Wednesday, 9 July 2008

Sanguisorba Collection at Chesters Walled Garden

High summer, though you wouldnt know it from the weather, and the Sanguisorba collection is out into flower. Some of the plants will be flowering well into autumn, some, such as salad burnet, are due to be cut back already - so for a long period there are always some plants within the collection in flower. They have had a bit of a battering from the wind and rain and are staked with rusted iron supports which hardly show. I love their flowing forms and mass of small flowerheads waving on long stems. In the foreground is Sanguisorba stipulata (which used to be called S. sitchensis), then Sanguisorba obtusa with its pink candyfloss flowers and behind that a variety of Sagnuisorba officinalis (the wild greater burnet) known as 'Martin's mulberry.'

The garden wildlife is amazing as usual. There is something interesting happening every day, and yesterday it was a young nuthatch that flew into the shop. It kept settling on the wooden beams and I had to turn out the lights to encourage it to fly out of the open door. Also yesterday, I saw the first hawker dragonfly in the garden, newly emerged. This is a bit later than last year (see my blog entry for June 07). Two greater spotted woodpeckers flew onto the nuts whilst some visitors had their backs turned and were choosing plants in the sales area - they were youngsters and less cautious than the adult woodpeckers who will wait until people are rather further away.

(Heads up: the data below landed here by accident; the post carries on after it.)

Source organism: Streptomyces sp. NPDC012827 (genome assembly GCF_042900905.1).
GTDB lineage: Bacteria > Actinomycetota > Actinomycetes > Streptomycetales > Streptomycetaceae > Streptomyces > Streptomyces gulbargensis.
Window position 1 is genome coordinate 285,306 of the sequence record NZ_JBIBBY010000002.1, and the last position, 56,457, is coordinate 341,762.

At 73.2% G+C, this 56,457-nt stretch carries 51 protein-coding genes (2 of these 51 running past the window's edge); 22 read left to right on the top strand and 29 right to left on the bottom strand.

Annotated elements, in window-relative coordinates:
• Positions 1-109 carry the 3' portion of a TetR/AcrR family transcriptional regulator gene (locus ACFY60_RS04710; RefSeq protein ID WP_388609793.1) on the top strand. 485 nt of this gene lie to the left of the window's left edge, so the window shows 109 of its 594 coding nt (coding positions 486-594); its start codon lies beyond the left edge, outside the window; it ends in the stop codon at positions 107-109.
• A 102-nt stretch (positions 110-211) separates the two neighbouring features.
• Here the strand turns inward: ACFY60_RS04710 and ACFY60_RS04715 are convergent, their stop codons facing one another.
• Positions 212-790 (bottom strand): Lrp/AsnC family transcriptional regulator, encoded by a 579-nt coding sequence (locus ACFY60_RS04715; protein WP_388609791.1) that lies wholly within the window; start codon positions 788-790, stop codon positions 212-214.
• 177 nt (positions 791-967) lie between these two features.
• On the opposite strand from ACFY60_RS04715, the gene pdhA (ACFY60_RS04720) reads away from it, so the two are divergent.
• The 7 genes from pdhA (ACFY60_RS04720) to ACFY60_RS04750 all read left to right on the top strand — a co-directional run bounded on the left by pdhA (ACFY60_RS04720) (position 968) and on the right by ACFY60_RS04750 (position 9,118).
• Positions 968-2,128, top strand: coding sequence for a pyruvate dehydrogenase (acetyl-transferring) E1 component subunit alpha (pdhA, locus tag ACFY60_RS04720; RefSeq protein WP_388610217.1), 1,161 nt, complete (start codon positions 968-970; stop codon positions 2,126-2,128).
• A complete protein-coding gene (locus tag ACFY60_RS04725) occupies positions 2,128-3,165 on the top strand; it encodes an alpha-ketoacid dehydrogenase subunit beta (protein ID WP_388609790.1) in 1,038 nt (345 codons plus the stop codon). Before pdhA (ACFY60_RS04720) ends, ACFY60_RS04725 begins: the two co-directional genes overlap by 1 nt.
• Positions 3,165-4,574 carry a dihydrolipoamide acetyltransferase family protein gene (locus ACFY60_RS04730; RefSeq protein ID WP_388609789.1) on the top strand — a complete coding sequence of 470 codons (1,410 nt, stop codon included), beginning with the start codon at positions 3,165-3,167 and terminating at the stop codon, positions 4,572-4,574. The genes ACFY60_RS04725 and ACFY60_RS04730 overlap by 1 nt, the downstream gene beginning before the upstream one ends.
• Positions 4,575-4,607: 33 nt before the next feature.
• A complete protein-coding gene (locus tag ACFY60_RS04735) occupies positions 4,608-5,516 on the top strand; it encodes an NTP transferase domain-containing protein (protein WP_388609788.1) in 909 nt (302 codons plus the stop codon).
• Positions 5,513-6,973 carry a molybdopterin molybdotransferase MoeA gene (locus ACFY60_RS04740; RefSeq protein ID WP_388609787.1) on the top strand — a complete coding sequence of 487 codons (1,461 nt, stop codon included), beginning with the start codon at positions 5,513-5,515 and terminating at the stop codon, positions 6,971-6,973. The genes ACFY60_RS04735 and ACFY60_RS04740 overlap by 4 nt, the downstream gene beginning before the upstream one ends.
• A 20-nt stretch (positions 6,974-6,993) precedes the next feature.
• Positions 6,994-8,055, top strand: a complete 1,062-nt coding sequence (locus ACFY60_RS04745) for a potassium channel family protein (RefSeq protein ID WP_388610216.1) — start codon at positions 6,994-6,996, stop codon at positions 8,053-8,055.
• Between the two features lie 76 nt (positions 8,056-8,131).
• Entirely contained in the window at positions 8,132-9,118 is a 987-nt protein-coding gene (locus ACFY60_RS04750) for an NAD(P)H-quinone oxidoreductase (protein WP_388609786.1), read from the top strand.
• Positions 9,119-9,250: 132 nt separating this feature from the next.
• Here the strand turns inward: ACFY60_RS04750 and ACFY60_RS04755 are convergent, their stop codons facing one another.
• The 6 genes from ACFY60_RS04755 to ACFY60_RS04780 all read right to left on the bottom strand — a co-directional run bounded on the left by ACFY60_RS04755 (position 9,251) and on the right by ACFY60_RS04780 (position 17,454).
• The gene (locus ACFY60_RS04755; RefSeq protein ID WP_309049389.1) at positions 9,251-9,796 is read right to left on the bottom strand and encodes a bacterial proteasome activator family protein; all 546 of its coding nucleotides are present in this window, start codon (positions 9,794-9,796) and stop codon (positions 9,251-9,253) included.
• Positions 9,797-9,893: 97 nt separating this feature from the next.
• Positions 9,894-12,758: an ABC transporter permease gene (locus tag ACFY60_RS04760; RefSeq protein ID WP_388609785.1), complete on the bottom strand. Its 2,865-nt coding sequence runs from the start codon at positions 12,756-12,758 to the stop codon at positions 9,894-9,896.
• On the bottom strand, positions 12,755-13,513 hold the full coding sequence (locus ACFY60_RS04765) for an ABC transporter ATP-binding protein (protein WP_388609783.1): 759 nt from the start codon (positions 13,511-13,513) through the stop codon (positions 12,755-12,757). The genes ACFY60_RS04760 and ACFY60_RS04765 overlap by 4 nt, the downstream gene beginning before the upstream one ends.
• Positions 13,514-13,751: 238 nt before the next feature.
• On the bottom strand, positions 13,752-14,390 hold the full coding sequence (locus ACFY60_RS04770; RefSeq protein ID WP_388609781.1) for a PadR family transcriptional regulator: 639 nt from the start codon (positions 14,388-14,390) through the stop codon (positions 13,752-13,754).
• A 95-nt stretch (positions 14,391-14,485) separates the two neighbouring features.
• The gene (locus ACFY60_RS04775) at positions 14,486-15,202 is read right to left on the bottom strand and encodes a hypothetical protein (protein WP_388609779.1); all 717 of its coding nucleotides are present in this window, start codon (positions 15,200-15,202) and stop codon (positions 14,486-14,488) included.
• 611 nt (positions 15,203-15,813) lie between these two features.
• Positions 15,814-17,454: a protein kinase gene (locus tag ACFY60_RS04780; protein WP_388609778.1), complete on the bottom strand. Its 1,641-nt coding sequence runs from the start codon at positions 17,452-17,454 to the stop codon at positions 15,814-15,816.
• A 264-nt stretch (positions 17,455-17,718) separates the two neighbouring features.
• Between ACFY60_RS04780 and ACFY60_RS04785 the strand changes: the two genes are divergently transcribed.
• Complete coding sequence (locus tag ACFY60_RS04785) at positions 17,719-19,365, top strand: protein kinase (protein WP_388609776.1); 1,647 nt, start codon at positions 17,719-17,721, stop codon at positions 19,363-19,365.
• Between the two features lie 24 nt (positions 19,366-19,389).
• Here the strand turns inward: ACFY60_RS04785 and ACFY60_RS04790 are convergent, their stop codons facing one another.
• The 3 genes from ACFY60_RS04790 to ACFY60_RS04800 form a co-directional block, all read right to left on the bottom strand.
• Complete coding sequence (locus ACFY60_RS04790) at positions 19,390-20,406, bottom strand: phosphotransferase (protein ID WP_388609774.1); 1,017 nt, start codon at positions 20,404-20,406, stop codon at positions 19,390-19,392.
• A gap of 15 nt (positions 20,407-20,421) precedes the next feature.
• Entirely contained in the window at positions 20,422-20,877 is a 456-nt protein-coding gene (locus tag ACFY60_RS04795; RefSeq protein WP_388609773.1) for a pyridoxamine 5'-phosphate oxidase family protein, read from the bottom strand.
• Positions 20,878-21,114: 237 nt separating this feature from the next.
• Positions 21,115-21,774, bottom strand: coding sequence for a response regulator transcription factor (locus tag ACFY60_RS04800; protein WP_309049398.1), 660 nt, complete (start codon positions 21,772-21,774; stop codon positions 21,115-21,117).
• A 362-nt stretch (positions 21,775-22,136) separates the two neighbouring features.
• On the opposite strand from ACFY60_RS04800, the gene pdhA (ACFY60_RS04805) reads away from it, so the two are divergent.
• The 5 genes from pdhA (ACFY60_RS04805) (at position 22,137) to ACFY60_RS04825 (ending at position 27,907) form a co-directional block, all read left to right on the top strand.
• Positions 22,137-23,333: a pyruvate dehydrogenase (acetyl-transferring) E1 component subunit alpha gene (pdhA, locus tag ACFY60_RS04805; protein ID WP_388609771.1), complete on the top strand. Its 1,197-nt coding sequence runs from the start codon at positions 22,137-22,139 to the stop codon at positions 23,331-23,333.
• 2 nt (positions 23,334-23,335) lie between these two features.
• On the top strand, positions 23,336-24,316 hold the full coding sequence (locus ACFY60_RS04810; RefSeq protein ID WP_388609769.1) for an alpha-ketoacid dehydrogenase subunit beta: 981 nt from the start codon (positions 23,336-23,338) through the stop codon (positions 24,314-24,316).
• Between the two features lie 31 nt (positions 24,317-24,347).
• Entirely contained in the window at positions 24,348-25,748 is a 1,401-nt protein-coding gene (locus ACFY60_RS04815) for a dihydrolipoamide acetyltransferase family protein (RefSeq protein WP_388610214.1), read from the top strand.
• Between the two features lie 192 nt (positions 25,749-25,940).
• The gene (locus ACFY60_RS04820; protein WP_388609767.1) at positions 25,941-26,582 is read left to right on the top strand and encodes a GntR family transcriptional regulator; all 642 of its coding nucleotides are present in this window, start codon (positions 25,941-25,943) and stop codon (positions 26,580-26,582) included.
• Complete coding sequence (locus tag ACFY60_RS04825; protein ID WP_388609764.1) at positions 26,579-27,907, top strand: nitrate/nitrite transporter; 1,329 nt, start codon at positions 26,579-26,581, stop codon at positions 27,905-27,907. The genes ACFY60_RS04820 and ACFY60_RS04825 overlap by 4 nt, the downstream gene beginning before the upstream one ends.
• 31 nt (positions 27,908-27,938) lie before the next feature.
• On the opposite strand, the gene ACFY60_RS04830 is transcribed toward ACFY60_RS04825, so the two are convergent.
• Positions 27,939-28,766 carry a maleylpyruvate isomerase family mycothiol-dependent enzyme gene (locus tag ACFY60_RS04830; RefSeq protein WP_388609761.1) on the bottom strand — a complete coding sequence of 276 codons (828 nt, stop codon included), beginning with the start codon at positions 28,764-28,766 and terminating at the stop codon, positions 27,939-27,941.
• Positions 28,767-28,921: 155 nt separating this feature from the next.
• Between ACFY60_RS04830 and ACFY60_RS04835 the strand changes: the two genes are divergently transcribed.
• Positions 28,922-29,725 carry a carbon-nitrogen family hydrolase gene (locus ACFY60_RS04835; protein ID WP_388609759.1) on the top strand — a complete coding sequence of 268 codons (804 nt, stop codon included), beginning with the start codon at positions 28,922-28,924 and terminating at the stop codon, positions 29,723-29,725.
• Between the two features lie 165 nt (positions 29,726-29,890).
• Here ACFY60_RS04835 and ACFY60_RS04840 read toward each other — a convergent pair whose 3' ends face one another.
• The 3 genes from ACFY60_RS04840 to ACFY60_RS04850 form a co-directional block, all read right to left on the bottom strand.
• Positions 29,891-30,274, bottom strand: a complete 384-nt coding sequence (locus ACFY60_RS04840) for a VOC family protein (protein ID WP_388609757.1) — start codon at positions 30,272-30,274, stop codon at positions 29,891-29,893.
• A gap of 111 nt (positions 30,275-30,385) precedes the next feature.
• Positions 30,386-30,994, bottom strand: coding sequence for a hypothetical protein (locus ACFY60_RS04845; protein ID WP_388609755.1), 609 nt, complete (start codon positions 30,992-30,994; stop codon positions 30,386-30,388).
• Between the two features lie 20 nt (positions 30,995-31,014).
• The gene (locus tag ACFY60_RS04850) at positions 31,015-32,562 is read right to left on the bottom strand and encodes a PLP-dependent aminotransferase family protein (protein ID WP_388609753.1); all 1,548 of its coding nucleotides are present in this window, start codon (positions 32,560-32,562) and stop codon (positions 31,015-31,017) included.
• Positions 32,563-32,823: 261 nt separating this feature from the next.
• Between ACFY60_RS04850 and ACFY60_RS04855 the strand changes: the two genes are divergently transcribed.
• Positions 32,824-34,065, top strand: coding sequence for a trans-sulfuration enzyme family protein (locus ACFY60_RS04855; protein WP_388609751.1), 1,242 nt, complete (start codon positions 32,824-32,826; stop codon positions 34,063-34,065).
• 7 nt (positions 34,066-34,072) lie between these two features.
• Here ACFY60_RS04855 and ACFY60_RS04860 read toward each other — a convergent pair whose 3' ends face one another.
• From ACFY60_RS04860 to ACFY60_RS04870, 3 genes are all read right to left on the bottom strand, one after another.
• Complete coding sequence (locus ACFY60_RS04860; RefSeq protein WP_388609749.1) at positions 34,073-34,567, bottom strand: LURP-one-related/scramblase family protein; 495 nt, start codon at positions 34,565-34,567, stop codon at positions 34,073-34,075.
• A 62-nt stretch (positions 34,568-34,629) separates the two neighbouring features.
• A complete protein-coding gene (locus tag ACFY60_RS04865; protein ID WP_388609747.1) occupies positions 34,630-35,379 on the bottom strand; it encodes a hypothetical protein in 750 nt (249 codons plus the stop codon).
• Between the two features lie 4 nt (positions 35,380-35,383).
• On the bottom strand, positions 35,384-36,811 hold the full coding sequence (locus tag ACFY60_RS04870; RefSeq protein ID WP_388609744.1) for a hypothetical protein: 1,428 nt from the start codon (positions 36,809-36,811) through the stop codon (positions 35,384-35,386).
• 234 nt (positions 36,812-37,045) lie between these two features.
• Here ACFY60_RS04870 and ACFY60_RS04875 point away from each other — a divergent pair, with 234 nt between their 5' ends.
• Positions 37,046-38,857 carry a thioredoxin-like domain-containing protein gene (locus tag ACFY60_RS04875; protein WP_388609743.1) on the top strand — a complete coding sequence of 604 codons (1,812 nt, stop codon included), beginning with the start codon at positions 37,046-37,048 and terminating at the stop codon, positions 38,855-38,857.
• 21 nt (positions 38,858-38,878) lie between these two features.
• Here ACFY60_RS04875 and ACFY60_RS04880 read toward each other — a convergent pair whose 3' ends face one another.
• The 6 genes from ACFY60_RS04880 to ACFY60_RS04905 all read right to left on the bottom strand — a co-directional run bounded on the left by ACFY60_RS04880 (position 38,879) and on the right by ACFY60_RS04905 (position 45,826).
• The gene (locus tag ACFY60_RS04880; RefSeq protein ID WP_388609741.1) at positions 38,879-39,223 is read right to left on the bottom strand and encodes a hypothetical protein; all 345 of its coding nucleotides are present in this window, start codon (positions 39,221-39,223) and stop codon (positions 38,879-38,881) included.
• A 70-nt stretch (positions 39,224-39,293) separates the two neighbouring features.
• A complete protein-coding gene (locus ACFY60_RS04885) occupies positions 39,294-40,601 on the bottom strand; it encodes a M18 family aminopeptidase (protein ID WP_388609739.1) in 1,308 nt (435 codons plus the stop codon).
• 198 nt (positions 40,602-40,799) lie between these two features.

I went to photograph a local National Gardens Scheme garden yesterday morning - Cheeseburn Grange at Stamfordham - so that I can write it up for my piece in The Journal. New to the Scheme, it has been transformed from a wilderness over 15 years and I hadnt known what to expect. I was delighted by the garden and felt I could have spent much longer imbibing the atmosphere. For the full description go the Journal archives after next Saturday (

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